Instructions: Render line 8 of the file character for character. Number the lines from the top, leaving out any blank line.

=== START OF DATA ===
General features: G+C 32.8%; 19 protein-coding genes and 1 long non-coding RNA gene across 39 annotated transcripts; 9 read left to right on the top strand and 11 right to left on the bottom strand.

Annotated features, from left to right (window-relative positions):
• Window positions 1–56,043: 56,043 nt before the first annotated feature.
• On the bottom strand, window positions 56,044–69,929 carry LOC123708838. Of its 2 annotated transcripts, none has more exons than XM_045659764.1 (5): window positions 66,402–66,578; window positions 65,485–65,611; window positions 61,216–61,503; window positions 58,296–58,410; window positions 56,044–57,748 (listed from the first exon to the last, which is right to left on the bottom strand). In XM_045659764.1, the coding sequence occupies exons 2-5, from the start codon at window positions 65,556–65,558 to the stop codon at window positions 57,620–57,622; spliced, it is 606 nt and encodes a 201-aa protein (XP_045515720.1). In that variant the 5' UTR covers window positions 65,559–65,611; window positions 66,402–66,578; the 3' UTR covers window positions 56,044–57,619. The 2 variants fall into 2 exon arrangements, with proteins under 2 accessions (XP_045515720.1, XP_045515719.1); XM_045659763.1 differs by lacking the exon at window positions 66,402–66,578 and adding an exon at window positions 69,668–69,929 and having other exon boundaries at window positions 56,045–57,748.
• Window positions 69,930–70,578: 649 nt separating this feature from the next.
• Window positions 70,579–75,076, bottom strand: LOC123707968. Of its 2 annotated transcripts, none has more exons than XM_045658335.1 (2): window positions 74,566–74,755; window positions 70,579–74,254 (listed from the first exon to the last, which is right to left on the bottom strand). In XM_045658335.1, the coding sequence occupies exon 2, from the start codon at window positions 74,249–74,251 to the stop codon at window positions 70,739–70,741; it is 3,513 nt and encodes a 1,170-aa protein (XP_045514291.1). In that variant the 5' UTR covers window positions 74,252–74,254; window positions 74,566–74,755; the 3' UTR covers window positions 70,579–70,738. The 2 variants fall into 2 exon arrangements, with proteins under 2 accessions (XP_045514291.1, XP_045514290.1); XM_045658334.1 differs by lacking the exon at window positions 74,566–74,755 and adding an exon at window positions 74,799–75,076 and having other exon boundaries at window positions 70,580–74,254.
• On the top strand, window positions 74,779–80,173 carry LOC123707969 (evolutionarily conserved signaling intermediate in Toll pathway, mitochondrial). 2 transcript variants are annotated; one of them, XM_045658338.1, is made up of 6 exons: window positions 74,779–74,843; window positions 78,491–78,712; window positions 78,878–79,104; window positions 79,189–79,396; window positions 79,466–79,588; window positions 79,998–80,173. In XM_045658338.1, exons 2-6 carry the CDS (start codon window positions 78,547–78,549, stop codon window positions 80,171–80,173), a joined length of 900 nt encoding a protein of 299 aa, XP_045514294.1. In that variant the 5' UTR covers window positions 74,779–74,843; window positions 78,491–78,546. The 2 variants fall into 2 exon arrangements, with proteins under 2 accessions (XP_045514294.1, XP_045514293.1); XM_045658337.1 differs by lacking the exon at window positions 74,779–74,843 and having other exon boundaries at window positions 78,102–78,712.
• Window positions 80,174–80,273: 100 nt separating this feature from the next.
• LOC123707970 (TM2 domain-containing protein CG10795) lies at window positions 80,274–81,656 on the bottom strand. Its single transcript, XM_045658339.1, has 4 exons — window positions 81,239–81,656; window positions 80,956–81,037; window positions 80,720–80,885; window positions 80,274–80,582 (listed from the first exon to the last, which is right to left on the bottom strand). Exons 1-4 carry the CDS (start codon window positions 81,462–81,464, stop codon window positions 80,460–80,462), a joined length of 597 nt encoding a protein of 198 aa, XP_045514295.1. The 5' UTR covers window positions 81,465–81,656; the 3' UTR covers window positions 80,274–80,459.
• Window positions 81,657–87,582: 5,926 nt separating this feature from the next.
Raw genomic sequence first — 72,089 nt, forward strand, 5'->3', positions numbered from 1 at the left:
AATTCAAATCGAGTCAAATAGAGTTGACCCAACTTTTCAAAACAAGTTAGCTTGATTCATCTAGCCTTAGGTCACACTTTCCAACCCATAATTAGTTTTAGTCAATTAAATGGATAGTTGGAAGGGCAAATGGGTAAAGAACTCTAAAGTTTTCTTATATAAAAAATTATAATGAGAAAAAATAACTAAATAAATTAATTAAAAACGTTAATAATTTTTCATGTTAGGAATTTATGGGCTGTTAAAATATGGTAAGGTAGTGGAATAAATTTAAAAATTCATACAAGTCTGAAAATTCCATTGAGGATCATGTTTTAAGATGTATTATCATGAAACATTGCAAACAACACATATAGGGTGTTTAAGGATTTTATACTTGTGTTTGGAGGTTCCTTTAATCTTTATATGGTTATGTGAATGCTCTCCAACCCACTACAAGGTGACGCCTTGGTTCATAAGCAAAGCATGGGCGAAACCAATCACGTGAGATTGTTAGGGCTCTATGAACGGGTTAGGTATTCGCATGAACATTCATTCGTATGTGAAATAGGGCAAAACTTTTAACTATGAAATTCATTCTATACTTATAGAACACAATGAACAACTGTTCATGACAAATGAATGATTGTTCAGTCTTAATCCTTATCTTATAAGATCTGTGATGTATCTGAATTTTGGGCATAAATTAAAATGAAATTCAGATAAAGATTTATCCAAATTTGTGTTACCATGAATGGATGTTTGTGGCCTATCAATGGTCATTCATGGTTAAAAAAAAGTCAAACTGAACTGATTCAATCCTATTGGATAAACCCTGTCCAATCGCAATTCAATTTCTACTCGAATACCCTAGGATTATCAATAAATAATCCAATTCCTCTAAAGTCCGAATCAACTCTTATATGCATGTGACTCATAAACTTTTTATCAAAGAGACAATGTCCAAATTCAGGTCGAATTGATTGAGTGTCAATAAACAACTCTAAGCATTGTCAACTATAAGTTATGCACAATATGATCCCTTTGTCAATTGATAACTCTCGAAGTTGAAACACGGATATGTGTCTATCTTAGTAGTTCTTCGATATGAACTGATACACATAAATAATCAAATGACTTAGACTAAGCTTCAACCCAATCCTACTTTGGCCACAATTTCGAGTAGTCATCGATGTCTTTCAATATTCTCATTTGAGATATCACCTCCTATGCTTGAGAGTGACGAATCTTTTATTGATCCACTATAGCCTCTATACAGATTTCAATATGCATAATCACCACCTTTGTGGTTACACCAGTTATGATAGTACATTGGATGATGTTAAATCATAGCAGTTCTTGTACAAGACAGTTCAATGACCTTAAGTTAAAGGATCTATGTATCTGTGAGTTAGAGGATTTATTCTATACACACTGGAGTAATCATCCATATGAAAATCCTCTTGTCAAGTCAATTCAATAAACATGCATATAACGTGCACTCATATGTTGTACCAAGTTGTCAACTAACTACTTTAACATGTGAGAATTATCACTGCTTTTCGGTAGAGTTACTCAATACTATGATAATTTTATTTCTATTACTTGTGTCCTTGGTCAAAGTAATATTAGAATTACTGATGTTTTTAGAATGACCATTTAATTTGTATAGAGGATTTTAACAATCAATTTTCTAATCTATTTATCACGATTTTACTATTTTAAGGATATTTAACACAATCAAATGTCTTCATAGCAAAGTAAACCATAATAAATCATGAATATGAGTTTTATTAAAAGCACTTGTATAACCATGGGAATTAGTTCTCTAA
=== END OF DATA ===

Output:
• Window positions 80,174–80,273: 100 nt separating this feature from the next.